Once again Trammell gets no respect from Hall of Fame voters

In a 20-year career spent entirely with Detroit, Alan Trammell was a six-time All-Star and a four-time Gold Glove winner.

Yesterday the Baseball Hall of Fame announced the results of the latest voting from the baseball writers. Tigers shortstop Alan Trammell once again fell far short of induction, and with the little support he’s getting, it looks more and more like he’ll never make it to Cooperstown.

By many standards, that doesn’t make any sense at all. Trammell was one of the very best shortstops in all of baseball for nearly 15 years. His crime seems to be that he wasn’t flashy enough.

As longtime Detroit Tigers coach Dick Tracewski once told me, “Never, at any time, would any good baseball man have traded Alan Trammell straight up for Ozzie Smith.” The two shortstops were almost exact contemporaries who enjoyed their primes during the same stretch, but Trammell was always the better player, the more complete player. It wasn’t even close.

No offense to The Wizard, who played the position as well as anyone ever has, flashing his glove like a maestro. But it’s head scratching that the baseball writers gave Ozzie more than 90% of the vote on his first ballot in 2002, while Trammell has never cracked 30%. It’s the case of charisma over consistency, of flash over fundamentals, of one-dimensional over multi-faceted.

Trammell’s not the only player to suffer from this bias, time and time again, players who were very, very good at many things, but not demonstrably great at one, have been overlooked completely or been forced to wait years to be enshrined in Cooperstown. Outfielder Andre Dawson wasn’t elected until his ninth year of eligibility and in many ways was similar to Trammell, excelling in nearly every aspect of the game: running, throwing, defense, power, hitting, and fielding. Ron Santo was the best all-around third baseman in his league and maybe all of baseball for a decade, but he didn’t get in after 15 tries on the writers’ ballot, and only earned election last December, sadly a year after he died.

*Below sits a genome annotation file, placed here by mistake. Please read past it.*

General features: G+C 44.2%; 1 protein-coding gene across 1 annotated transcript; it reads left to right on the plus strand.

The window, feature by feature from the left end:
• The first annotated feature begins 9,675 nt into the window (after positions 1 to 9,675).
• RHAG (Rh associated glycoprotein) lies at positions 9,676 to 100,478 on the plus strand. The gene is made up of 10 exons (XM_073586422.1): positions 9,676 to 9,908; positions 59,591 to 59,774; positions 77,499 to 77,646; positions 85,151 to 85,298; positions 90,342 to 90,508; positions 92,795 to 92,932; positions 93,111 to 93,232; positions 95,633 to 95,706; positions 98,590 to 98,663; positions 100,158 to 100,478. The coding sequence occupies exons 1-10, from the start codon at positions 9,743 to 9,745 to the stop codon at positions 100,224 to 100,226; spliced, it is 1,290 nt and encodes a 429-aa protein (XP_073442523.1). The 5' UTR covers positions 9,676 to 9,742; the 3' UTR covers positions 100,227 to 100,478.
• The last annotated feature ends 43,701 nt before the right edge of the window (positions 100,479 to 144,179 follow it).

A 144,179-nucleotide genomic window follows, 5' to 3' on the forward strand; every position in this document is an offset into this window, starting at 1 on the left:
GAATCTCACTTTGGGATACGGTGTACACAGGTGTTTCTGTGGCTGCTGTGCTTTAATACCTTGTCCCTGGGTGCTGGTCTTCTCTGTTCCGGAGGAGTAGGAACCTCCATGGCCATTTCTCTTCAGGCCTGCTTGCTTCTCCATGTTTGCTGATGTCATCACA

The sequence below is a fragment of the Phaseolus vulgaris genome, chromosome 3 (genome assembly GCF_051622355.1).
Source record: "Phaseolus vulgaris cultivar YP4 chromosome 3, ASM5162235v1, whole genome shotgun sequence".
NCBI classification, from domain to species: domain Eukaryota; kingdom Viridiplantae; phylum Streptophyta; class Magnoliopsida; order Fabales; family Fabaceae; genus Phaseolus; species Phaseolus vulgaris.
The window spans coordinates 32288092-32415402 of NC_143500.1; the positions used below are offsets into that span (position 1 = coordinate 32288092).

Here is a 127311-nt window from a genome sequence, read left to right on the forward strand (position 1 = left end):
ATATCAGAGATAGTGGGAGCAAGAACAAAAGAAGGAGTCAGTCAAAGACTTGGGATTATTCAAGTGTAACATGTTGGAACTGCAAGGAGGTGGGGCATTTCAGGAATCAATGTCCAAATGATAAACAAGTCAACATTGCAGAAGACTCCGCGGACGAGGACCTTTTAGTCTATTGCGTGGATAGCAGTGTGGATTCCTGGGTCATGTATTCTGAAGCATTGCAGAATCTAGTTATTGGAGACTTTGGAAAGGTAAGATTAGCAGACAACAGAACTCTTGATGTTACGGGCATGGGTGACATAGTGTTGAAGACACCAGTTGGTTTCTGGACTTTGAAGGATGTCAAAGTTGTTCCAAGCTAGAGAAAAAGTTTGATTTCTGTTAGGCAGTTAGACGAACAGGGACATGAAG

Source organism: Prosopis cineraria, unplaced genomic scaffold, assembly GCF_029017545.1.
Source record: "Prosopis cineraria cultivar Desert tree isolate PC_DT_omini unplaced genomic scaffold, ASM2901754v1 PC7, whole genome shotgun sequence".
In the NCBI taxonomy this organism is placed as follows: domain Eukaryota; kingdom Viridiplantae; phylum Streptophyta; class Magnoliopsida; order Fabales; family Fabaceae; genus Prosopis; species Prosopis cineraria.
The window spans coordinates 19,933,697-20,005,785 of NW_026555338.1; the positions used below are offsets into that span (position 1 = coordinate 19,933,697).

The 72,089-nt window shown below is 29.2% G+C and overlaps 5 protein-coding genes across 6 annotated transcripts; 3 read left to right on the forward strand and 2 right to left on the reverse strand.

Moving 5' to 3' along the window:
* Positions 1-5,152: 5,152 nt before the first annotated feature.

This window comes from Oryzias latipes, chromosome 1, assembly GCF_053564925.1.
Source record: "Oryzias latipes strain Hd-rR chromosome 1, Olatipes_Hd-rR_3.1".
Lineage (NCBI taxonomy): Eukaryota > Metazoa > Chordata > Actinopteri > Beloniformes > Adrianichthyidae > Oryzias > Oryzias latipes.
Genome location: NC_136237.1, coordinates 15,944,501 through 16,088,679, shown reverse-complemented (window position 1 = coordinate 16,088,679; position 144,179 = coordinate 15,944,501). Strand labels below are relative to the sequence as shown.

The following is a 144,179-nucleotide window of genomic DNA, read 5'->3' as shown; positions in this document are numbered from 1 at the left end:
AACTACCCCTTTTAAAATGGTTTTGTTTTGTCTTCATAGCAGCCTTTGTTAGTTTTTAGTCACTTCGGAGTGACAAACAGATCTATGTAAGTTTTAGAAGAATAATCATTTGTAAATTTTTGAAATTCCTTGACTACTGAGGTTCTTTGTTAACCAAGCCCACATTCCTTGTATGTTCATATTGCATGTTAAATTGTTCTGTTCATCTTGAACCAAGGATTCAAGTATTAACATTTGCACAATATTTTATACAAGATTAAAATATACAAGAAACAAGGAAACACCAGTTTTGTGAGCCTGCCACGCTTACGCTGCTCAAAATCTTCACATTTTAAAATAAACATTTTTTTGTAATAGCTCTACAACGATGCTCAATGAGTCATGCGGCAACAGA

Neither Santo nor Dawson nor Trammell were great in any one aspect of the game. They weren’t super sluggers like Ralph Kiner or Harmon Killebrew, nor did they have the other wordly defensive reputations of Smith or Bill Mazeroski, a second baseman who played mostly in the 1960s, and was never considered the best player on his team. Mazeroski was a one-dimensional ballplayer who earned the nickname “No Hands” because he could get rid of the baseball so fast on the double play pivot. He was elected via the Veterans Committee, but other players who were known primarily for one great talent have been elected by the BBWAA. There’s Lou Brock, who set base stealing records but rarely hit for power and was shifted in the outfield to make room for better defensive players.

And then there are relief specialists like Dennis Eckersley and Bruce Sutter, both of whom earned election in the last decade based on their roles out of the pen. Players like Trammell and Dawson, and Dale Murphy (who has hardly gained any attention on the BBWAA ballot despite being acclaimed as the best player in baseball for about 5-6 years in the 1980s) get less support than these players who excelled at one thing.

That’s not to take away from Sutter, Eckersley, and others who have earned election, but players who were excellent in many areas for a long time should also get their due. For Trammell and Santo, the wait has been made longer by the fact that they failed to achieve “automatic” levels of induction, like 3,000 hits or 500 homers. Other players who were great in many facets of the game, like Robin Yount and Paul Molitor (contemporaries of Trammell) reached the 3,000-hit mark and were escorted into Cooperstown immediately.

Having settled in around 20-30% support after 11 years on the ballot, Trammell has no chance of making it via that route. His only opportunity after his 15 years are up on the BBWAA ballot, is to be considered by some future version of the ever-changing veterans committee, which currently is comprised primarily of the Hall of Famers themselves, a group that has a vested interest in keeping the numbers of inductees down.

Unfortunately, Detroit fans will have to be content with knowing that Trammell is the greatest shortstop to ever wear the Old English “D” and leave it at that. while other players are enshrined who weren’t ever as good as he was (I’m looking at you Phil Rizzuto and Ozzie), Tram seems destined to be the “best shortstop not in Cooperstown.”